A very refreshing, highly carbonated, pleasantly sour but balanced wild Belgian wheat beer. The wild beer character can be complex and varied, combining sour, funky, and fruity flavors.
Golden color, with excellent clarity and a thick, rocky, mousse-like, white head that seems to last forever. Effervescent.
Moderately sour with complex but balanced funkiness accented by fruity notes. The funkiness can be moderate to strong, and can be described as barnyard, leather, earthy, goaty, hay, horsey, or horse blanket. Fruitiness is light to moderate, with a citrus fruit, citrus rind, pome fruit, or rhubarb quality. Malt is supportive, and can be lightly bready, grainy, honey, or wheat-like, if noticeable. Should not have enteric, smoky, cigar-like, or cheesy faults. No hops. Light oak acceptable. Complexity of aroma is valued more than intensity, but a balanced sour presentation is desirable.
Sour and funky on the palate, with a similar character as the aroma (same descriptors and intensities apply for funk and fruit). Low bready, grainy malt. Bitterness low to none; sourness provides most of the balance. No hop flavor. Crisp, dry finish, with a tart and funky aftertaste. Light oak, vanilla, and honey are acceptable. Should not have enteric, smoky, cigar-like, or cheesy faults. The beer should not be one dimensionally sour; a balanced, moderately sour presentation is classic, with the funky and fruity notes providing complexity. May be aged.
Light to medium-light body; should not be watery. Has a low to high tart, puckering quality without being sharply astringent. Some versions have a very light warming character. Highly carbonated.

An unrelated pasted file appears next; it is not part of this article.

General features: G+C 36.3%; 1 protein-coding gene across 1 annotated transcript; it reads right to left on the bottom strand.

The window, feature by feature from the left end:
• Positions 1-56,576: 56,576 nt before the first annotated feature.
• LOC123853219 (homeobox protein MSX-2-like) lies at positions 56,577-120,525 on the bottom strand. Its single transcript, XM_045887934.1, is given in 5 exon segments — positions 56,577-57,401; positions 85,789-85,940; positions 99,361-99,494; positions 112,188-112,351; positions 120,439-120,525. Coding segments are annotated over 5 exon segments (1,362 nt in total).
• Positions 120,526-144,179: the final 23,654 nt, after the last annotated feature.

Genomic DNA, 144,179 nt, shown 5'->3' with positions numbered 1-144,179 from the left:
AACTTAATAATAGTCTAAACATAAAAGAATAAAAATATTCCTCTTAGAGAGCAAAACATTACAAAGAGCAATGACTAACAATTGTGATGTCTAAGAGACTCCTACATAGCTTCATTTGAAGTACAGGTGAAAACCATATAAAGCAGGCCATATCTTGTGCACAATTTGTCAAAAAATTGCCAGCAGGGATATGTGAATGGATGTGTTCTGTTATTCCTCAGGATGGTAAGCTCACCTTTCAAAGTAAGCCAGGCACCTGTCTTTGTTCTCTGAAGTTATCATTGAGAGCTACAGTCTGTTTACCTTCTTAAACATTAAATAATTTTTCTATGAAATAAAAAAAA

Same basic history as Lambic, but involves blending, which may be performed outside the brewery. Some of the best examples are produced by blenders, who ferment, age, blend, and package the final product. Some modern producers are sweetening their products post-fermentation to make them more palatable to a wider audience. These guidelines describe the traditional dry product.
Same as Lambic, except that one-, two-, and three-year old Lambics are blended, then cellared.
More complex and carbonated than a Lambic. The sourness isn’t necessarily stronger, but it tends to have more of a well-developed wild character.
0 - 10
5 - 6
1.040 - 1.054
1.000 - 1.006
5% - 8%
Commercial Examples3 Fonteinen Oud Gueuze, Cantillon Classic Gueuze 100% Lambic, Girardin Gueuze 1882 (Black label), Hanssens Oude Gueuze, Lindemans Gueuze Cuvée René, Oude Gueuze Boon.
Past RevisionGueuze (2015)
aged, high-strength, pale-color, sour, traditional-style, western-europe, wheat-beer-family, wild-fermented
Blending young and aged lambic creates a more complex product, and often reflects the personal taste of the blender. A noticeable vinegary or cidery character is considered a fault by Belgian brewers. A good Gueuze is not the most pungent, but possesses a full and tantalizing bouquet, a sharp aroma, and a soft, velvety texture. Lambic is served uncarbonated, while Gueuze is served sparkling. Products marked oude or vieille (“old”) are considered most traditional.